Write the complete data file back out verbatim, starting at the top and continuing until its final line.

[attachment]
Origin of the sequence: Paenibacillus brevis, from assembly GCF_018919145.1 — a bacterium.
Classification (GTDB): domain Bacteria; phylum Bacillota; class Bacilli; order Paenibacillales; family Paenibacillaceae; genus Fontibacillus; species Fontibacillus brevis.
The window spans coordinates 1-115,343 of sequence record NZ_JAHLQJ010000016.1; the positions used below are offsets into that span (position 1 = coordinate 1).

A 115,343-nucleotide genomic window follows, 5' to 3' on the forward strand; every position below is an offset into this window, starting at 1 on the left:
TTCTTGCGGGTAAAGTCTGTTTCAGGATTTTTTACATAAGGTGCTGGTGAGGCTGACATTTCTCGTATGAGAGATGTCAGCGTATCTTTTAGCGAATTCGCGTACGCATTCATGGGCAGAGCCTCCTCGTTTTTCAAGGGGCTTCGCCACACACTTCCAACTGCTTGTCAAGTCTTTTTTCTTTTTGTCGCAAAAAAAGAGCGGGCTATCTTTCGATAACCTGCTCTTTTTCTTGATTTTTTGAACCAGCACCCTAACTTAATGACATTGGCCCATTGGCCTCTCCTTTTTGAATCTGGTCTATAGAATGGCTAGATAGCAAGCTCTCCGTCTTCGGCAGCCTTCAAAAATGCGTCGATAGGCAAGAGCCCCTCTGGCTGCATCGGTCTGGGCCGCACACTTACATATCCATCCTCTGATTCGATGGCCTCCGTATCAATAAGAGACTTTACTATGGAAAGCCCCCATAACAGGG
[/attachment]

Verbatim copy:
Origin of the sequence: Paenibacillus brevis, from assembly GCF_018919145.1 — a bacterium.
Classification (GTDB): domain Bacteria; phylum Bacillota; class Bacilli; order Paenibacillales; family Paenibacillaceae; genus Fontibacillus; species Fontibacillus brevis.
The window spans coordinates 1-115,343 of sequence record NZ_JAHLQJ010000016.1; the positions used below are offsets into that span (position 1 = coordinate 1).

A 115,343-nucleotide genomic window follows, 5' to 3' on the forward strand; every position below is an offset into this window, starting at 1 on the left:
TTCTTGCGGGTAAAGTCTGTTTCAGGATTTTTTACATAAGGTGCTGGTGAGGCTGACATTTCTCGTATGAGAGATGTCAGCGTATCTTTTAGCGAATTCGCGTACGCATTCATGGGCAGAGCCTCCTCGTTTTTCAAGGGGCTTCGCCACACACTTCCAACTGCTTGTCAAGTCTTTTTTCTTTTTGTCGCAAAAAAAGAGCGGGCTATCTTTCGATAACCTGCTCTTTTTCTTGATTTTTTGAACCAGCACCCTAACTTAATGACATTGGCCCATTGGCCTCTCCTTTTTGAATCTGGTCTATAGAATGGCTAGATAGCAAGCTCTCCGTCTTCGGCAGCCTTCAAAAATGCGTCGATAGGCAAGAGCCCCTCTGGCTGCATCGGTCTGGGCCGCACACTTACATATCCATCCTCTGATTCGATGGCCTCCGTATCAATAAGAGACTTTACTATGGAAAGCCCCCATAACAGGG